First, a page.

Postpone retirement at 65? We decipher this campaign proposal by Emmanuel Macron and Valérie Pécresse

It was one of the great reforms that Emmanuel Macron wanted, abandoned due to the Covid-19 pandemic. If re-elected, the presidential candidate has promised raising the legal retirement age to 65, instead of the current 62. If the contours of the proposal are relatively undefined, the latter should assume the bulk of the reform planned for 2019. In addition to increasing the retirement age, the candidate wants to abolish special regimes and introduce a minimum pension of 1,100 euros. If adopted, the transition will occur at age 65. “gradually” until 2032, said Richard Ferrand, president of La République en Marche (LREM) of the National Assembly.

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The project, explosive, does not meet the approval of the French men and women: a survey by the Ipsos Institute for the Landoy think tank reports that 60% of them would like a legal exit age “between 60 and 62 years”. On the left, most applicants do not want to reach the retirement age of 62 ; some, like Jean-Luc Mélenchon and Fabien Roussel, even want to lower it to 60 years. Only Valérie Pécresse agrees with the outgoing president. Eric Zemmour proposes to leave at the age of 64, a proposal initially defended in 2019 by Emmanuel Macron.

What is this reform proposal based on, what would be its effect on the employment rate of the elderly? Franceinfo answers the questions that arise.

1How do Macron and Pécresse justify their proposal?

The first argument used by supporters of Emmanuel Macron is financial. “It turns out that the pension system is a system that is unbalanced and loses money every year”, affirmed, on March 16, Olivier Véran, the Minister of Health. Delaying the retirement age to 65 years would save 7.7 billion euros a year until 2027 and 18 billion euros from 2032, according to an estimate by the Institut Montaigne, a liberal think tank, reported by the echoes. One way, according to Richard Ferrand, of “Work more” for “produce more wealth to finance our social model, our education, our health system, our armies”.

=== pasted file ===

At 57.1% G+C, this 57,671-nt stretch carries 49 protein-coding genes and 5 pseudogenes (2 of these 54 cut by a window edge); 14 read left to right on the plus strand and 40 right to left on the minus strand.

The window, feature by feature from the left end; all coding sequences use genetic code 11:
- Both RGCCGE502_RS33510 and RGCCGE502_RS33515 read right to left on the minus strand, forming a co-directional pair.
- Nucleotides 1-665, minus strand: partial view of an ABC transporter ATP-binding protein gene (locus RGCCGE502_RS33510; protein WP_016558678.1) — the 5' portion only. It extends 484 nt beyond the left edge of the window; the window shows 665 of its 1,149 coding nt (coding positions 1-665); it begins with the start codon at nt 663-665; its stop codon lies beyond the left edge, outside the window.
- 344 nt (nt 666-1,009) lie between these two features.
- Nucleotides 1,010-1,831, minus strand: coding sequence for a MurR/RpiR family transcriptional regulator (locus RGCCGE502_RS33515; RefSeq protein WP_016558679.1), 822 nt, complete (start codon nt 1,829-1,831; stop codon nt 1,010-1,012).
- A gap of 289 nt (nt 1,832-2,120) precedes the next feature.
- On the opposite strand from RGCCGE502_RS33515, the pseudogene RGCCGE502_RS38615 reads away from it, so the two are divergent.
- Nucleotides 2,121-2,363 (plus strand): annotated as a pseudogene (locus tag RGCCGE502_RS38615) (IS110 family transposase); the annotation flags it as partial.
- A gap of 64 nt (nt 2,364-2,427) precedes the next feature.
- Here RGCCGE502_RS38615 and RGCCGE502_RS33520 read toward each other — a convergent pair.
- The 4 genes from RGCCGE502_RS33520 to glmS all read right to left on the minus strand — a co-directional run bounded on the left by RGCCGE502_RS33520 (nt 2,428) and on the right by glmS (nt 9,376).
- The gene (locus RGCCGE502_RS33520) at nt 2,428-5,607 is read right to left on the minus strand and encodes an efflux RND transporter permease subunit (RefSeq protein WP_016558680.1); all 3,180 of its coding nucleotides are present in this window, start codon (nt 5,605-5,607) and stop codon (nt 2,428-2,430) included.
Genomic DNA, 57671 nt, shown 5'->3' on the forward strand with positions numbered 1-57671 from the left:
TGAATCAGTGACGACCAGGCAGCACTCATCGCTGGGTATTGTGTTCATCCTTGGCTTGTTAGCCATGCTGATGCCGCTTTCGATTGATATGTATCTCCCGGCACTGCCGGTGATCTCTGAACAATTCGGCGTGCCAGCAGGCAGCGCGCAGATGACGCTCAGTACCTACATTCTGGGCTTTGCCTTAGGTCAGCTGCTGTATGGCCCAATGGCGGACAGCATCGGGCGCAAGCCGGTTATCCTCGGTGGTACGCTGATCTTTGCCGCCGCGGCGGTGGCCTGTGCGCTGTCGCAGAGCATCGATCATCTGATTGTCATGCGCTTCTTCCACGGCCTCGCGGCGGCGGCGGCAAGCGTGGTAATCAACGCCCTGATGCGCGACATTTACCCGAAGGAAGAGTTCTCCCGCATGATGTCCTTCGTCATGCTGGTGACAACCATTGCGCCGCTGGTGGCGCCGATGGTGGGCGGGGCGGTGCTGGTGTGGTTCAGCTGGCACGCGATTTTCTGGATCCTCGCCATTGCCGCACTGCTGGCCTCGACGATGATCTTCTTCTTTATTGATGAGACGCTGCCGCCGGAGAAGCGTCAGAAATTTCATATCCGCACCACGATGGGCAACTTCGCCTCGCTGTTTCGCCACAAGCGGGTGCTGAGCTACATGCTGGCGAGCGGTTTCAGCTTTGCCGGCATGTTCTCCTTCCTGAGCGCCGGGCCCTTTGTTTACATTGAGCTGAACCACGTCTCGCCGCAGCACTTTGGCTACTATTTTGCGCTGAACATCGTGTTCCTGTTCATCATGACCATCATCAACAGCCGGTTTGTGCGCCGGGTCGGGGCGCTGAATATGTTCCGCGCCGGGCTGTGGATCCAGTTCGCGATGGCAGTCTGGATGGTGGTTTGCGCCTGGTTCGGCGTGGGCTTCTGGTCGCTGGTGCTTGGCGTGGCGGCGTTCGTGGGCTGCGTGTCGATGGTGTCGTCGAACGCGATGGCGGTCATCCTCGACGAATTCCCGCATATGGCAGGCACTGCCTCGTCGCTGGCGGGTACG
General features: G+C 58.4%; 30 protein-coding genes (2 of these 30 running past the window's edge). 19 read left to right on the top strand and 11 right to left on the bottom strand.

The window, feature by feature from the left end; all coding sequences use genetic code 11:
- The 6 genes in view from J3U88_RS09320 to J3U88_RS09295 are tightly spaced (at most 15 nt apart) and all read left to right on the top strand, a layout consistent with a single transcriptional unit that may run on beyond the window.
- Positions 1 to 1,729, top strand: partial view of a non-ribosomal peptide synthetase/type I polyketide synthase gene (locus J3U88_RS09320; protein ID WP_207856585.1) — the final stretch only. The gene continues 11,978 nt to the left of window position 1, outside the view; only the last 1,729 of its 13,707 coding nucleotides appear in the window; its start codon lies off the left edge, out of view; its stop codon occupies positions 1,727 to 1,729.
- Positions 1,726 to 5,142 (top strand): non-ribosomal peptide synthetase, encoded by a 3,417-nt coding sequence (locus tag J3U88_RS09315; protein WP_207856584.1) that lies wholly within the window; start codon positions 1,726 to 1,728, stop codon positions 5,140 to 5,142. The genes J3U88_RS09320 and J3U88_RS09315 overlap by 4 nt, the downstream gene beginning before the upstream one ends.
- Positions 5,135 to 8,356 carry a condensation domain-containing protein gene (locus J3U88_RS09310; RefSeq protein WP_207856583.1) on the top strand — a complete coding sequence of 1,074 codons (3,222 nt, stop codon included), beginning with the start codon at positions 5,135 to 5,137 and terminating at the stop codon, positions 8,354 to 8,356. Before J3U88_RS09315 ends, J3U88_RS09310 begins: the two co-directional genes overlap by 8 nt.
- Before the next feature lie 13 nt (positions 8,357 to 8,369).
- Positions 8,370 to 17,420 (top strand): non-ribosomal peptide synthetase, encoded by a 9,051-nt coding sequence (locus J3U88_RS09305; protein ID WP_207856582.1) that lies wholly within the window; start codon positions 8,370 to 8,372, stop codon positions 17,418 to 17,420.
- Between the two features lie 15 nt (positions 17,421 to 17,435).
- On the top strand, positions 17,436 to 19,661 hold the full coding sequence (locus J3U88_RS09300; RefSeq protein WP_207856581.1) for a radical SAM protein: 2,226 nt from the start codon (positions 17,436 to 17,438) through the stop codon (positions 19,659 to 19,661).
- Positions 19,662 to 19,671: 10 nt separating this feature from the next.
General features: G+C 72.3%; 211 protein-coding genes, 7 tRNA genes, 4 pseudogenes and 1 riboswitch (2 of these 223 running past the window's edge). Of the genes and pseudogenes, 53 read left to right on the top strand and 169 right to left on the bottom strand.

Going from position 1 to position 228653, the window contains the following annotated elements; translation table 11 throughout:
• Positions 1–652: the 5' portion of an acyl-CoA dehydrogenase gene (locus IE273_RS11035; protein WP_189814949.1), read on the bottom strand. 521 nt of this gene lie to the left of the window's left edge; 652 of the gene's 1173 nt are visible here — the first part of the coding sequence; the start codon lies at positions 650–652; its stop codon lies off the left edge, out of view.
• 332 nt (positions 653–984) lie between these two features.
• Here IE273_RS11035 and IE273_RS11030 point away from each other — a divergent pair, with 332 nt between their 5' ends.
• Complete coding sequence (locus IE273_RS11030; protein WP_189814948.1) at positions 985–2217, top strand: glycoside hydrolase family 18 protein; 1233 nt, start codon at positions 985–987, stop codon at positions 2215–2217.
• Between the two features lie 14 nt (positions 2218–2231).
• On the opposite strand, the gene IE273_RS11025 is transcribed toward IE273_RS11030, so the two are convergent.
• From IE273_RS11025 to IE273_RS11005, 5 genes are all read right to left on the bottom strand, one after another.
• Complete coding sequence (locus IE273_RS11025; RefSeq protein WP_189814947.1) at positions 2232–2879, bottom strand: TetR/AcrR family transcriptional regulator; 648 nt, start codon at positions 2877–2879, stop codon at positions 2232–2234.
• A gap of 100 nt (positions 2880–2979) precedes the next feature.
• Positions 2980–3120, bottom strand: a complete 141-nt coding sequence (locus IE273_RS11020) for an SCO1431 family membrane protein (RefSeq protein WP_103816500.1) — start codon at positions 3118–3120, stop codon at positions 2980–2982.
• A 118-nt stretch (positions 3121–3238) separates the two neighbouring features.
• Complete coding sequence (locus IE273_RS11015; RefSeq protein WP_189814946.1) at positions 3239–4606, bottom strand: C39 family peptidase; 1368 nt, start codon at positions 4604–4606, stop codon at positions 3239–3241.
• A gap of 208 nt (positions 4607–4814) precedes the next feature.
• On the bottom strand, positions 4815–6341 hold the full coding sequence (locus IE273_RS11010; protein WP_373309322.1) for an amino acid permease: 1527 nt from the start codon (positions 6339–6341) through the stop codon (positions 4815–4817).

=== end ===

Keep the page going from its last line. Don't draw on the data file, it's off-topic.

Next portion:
To the financial argument is added, according to LREM and the Republicans, that of life expectancy. “We will live longer, we will have to work more”, Dear Valérie Pécresse at RTL to defend your proposal. TO justification similar to that of Nicolas Sarkozy, in 2010by raising the minimum retirement age from 60 to 62 years.

twoIs the financing of pensions deficient?

The answer to this question depends on the temporality in which we place ourselves. The pension system suffered a deficit of almost 18,000 million euros in 2020, according to a report from the Pension Guidance Council (COR)published in June 2021. As explained in an article by the Worldthis drop in revenue is mainly related to the Covid-19 pandemic and “to the contraction of business activity”. Therefore, the pension system should return to balance by 2030, the COR points out in its report.

A conclusion that pushes Julie Landour, a sociologist at PSL Paris-Dauphine University, to qualify the justification financial“ideological”. “The reforms of 2003 and 2010 [qui a repoussé l’âge légal de départ à 62 ans] focused precisely on financing issuesexplains the researcher to franceinfo. Spending on pensions should now not exceed 14% of GDP. We still do not see the effects, because it is a visible long-term process. So despite “the gradual aging of the French population”, “changes in the share of pension spending in GDP would remain on a controlled trajectory over the projection horizon, i.e. 2070”emphasizes the COR.